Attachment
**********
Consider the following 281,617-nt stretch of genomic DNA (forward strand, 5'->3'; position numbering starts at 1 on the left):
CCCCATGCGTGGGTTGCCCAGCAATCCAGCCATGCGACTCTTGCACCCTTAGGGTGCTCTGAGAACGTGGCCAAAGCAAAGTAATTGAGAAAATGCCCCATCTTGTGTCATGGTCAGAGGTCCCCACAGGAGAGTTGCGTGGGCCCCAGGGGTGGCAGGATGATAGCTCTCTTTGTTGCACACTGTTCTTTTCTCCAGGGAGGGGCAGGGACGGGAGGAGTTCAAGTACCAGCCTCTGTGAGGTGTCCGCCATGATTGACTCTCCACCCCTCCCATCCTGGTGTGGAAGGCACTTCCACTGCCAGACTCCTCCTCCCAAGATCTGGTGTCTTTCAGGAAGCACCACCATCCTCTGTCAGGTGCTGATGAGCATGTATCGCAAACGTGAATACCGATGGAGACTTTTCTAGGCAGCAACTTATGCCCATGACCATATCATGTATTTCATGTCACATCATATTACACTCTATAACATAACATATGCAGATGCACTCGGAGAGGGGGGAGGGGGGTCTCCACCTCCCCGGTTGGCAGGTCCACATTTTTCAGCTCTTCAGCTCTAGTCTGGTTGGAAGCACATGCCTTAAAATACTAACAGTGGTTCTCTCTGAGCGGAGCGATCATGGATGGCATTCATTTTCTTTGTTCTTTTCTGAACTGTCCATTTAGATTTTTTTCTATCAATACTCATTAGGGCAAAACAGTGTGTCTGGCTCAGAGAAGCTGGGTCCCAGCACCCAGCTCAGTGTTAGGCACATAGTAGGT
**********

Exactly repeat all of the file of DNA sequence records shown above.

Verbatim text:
Consider the following 281,617-nt stretch of genomic DNA (forward strand, 5'->3'; position numbering starts at 1 on the left):
CCCCATGCGTGGGTTGCCCAGCAATCCAGCCATGCGACTCTTGCACCCTTAGGGTGCTCTGAGAACGTGGCCAAAGCAAAGTAATTGAGAAAATGCCCCATCTTGTGTCATGGTCAGAGGTCCCCACAGGAGAGTTGCGTGGGCCCCAGGGGTGGCAGGATGATAGCTCTCTTTGTTGCACACTGTTCTTTTCTCCAGGGAGGGGCAGGGACGGGAGGAGTTCAAGTACCAGCCTCTGTGAGGTGTCCGCCATGATTGACTCTCCACCCCTCCCATCCTGGTGTGGAAGGCACTTCCACTGCCAGACTCCTCCTCCCAAGATCTGGTGTCTTTCAGGAAGCACCACCATCCTCTGTCAGGTGCTGATGAGCATGTATCGCAAACGTGAATACCGATGGAGACTTTTCTAGGCAGCAACTTATGCCCATGACCATATCATGTATTTCATGTCACATCATATTACACTCTATAACATAACATATGCAGATGCACTCGGAGAGGGGGGAGGGGGGTCTCCACCTCCCCGGTTGGCAGGTCCACATTTTTCAGCTCTTCAGCTCTAGTCTGGTTGGAAGCACATGCCTTAAAATACTAACAGTGGTTCTCTCTGAGCGGAGCGATCATGGATGGCATTCATTTTCTTTGTTCTTTTCTGAACTGTCCATTTAGATTTTTTTCTATCAATACTCATTAGGGCAAAACAGTGTGTCTGGCTCAGAGAAGCTGGGTCCCAGCACCCAGCTCAGTGTTAGGCACATAGTAGGT